So far, the new ehrlichiosis strain has been found only in Minnesota and Wisconsin, even though thousands of ticks from across the U.S. were analyzed.
But it's being spread by deer ticks, previously thought not to carry ehrlichia bacteria. And deer ticks are common in Eastern states.
"Before this report, human ehrlichiosis was thought to be very rare or absent in Minnesota and Wisconsin. Therefore, physicians might not know to look for Ehrlichia infections at all, study leader Bobbi Pritt, MD, director of the clinical parasitology and virology laboratory at Mayo Clinic, says in a news release.
Symptoms of ehrlichiosis vary widely from person to person. They include fever, headache, muscle ache, chills, nausea, vomiting, diarrhea, confusion, red eyes, and rash. Severe symptoms are rare but include difficulty breathing and bleeding disorders. Left untreated, ehrlichiosis is fatal in about 2% of people.
In the Aug. 4 issue of the New England Journal of Medicine, Pritt's team reports on four people who came down with ehrlichiosis due to a previously unknown ehrlichia strain. All four, including two taking immune system-suppressing drugs, recovered after antibiotic treatment.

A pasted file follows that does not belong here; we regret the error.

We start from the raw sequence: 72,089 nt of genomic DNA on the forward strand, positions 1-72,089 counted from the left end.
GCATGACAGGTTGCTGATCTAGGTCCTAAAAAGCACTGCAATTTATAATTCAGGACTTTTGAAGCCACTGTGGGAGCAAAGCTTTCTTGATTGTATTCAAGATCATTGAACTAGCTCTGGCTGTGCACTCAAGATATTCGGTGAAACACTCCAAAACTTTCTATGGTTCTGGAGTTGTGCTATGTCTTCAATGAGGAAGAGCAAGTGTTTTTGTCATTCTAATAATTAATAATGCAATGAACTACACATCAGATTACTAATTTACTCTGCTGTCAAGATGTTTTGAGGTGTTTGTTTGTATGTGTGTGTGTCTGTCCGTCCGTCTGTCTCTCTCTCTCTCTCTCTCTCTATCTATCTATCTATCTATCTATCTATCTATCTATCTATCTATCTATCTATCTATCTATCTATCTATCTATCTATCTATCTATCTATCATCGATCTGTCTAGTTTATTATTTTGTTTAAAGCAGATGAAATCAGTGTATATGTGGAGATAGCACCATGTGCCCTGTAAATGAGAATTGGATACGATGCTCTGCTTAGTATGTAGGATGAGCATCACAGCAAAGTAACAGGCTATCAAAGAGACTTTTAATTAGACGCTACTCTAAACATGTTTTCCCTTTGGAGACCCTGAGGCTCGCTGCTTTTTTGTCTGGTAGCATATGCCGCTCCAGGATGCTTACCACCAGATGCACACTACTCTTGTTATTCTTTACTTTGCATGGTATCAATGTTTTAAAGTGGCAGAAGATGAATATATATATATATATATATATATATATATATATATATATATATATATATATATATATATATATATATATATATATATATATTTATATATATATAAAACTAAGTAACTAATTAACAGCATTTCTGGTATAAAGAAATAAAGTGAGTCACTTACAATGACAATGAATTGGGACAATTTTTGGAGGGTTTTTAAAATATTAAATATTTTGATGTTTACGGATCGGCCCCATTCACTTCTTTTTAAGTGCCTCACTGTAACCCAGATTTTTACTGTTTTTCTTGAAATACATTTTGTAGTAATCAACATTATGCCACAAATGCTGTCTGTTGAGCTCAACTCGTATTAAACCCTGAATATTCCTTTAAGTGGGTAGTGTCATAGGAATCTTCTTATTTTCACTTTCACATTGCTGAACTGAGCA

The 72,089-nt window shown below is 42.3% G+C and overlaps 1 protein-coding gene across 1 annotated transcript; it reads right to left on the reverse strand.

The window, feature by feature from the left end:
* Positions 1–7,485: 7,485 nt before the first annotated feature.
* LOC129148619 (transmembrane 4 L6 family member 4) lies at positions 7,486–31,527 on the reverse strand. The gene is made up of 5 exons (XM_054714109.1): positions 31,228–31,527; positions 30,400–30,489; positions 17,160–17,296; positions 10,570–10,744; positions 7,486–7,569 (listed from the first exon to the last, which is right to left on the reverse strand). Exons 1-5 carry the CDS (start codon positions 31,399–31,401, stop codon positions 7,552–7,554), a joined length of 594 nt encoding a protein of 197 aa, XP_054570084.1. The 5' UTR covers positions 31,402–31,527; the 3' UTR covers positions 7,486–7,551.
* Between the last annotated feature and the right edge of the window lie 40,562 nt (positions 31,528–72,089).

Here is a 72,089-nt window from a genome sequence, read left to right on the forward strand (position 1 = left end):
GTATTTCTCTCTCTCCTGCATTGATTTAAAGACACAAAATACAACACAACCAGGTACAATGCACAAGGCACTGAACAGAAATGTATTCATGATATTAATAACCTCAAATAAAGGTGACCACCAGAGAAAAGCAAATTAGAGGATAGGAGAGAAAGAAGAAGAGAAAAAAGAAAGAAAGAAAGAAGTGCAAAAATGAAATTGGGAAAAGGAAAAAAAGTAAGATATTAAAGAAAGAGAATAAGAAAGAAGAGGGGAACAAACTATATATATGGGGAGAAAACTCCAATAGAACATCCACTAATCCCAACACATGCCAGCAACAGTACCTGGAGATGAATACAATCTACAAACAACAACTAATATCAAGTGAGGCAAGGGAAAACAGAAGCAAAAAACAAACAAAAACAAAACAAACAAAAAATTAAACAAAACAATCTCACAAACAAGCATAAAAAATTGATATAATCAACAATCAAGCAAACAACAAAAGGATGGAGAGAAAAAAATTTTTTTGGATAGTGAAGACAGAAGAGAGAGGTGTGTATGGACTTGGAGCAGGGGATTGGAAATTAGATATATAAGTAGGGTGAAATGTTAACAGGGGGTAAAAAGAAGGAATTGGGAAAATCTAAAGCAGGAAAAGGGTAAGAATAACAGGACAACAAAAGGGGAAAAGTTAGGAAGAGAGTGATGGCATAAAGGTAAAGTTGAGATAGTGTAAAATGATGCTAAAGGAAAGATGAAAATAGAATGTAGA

All told, more than 25 people are known to have been infected with the new bug. So far, the new strain appears to be neither more nor less dangerous than the ehrlichia strains known to be circulating in the U.S. It's closely related to an ehrlichia strain found that infects mice and deer in Eastern Europe and Japan.
In a separate report in the Open Microbiology Journal, Tufts University researcher Sam R. Telford III, SD, notes similar ehrlichia strains can be found in ticks collected in Wisconsin in the 1990s. Thus, the new bug appears to be as common as anaplasma bacteria, which cause the tick-borne disease anaplasmosis and which are also spread by deer ticks.
"It may be that [the new ehrlichia strain] will be found in the U.S. wherever deer ticks are known to be infected by a majority of [tick-borne diseases]," Telford and colleagues suggest.
"As the deer tick population continues to spread and increase across Wisconsin, we are likely to see increasing incidence of this new infection, just as we have seen with Lyme disease and anaplasmosis, which are transmitted by the same tick species," Pritt's colleague Susan Paskewitz, PhD, says in the news release.